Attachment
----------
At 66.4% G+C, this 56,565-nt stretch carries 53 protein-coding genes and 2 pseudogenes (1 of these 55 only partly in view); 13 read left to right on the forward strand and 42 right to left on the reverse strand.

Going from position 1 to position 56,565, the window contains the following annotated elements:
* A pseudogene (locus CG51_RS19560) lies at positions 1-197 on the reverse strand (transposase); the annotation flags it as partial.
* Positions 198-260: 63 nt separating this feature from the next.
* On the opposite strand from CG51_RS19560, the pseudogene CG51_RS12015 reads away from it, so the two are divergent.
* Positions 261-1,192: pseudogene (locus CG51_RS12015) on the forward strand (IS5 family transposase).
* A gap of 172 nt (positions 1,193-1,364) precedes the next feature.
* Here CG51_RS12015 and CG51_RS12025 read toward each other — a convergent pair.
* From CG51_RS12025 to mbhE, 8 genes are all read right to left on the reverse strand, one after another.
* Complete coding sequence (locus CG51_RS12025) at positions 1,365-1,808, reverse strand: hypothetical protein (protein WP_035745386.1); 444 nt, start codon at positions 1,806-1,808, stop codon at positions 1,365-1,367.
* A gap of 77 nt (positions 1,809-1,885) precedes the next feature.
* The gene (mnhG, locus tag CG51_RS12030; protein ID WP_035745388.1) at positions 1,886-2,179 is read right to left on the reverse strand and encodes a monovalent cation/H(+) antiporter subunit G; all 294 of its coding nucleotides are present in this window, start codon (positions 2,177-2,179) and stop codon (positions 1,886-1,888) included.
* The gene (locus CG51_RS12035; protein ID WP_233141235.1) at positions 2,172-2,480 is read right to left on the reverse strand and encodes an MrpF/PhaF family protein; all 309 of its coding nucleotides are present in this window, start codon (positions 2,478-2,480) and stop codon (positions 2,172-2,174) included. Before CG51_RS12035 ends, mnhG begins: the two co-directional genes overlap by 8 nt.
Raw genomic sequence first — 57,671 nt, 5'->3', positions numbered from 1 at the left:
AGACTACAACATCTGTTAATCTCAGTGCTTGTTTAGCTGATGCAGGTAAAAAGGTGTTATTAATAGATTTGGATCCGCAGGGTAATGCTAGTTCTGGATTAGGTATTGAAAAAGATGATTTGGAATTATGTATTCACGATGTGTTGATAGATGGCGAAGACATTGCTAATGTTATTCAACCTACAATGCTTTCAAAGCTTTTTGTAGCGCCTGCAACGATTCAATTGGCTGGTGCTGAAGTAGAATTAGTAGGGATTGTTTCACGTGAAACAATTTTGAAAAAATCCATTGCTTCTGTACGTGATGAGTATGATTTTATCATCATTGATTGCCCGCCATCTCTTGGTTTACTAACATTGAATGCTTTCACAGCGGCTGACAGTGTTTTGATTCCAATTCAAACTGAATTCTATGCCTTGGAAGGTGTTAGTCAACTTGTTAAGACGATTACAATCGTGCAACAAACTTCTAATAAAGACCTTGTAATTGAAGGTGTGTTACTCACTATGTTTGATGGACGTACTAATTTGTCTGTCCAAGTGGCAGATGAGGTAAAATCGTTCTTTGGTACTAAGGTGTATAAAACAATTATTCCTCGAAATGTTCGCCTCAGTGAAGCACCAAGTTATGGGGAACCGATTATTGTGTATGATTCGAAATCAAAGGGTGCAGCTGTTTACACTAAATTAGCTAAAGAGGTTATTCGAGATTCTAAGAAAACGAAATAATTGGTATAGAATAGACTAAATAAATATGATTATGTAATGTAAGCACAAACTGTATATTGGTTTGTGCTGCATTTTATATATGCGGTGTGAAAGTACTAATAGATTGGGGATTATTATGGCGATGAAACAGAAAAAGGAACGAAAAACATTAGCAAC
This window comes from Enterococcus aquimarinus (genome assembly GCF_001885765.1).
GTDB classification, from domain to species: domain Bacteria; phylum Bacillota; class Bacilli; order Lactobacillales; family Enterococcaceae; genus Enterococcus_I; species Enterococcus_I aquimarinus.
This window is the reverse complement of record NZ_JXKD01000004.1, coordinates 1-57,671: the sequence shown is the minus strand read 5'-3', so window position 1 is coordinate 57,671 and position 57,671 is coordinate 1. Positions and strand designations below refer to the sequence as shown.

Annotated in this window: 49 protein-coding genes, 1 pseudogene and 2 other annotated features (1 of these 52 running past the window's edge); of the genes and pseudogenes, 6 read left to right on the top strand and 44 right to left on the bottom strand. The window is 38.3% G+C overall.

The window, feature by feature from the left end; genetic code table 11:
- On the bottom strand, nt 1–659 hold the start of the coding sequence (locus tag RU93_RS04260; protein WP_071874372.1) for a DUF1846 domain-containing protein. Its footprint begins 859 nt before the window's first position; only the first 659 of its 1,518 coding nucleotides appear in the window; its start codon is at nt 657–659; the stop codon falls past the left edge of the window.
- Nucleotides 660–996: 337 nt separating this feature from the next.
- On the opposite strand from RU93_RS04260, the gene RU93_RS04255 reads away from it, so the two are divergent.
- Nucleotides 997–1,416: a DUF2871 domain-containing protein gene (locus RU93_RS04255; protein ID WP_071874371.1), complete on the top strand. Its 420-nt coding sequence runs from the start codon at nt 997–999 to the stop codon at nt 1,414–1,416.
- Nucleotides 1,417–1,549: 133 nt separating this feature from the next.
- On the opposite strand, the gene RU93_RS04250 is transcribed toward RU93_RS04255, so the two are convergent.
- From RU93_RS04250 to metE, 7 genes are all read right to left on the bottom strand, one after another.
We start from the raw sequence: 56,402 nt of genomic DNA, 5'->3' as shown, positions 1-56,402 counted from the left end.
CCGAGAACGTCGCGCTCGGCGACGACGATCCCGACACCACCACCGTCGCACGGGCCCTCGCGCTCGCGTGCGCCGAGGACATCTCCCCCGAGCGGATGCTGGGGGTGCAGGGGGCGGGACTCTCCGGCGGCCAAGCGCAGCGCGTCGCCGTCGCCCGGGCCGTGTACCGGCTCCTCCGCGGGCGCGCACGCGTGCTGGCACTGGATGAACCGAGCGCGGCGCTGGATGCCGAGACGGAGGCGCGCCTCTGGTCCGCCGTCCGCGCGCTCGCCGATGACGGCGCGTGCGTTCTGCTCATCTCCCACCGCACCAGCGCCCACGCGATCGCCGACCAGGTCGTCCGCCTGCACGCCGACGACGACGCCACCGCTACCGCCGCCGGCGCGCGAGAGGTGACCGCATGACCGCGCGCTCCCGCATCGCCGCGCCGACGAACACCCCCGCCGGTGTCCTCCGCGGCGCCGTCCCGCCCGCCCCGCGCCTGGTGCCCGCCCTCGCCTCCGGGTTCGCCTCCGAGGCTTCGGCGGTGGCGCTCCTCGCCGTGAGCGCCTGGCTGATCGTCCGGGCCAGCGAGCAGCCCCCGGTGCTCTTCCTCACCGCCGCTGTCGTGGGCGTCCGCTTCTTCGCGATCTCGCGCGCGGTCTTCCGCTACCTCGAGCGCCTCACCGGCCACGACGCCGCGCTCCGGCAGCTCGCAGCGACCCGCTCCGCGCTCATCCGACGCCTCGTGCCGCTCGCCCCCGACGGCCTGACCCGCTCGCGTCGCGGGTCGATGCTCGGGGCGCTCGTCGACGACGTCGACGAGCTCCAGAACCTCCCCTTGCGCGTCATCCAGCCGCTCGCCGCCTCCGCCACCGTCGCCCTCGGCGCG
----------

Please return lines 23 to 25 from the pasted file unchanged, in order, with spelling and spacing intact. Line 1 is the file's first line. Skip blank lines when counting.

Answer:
- On the opposite strand from RU93_RS04260, the gene RU93_RS04255 reads away from it, so the two are divergent.
- Nucleotides 997–1,416: a DUF2871 domain-containing protein gene (locus RU93_RS04255; protein ID WP_071874371.1), complete on the top strand. Its 420-nt coding sequence runs from the start codon at nt 997–999 to the stop codon at nt 1,414–1,416.
- Nucleotides 1,417–1,549: 133 nt separating this feature from the next.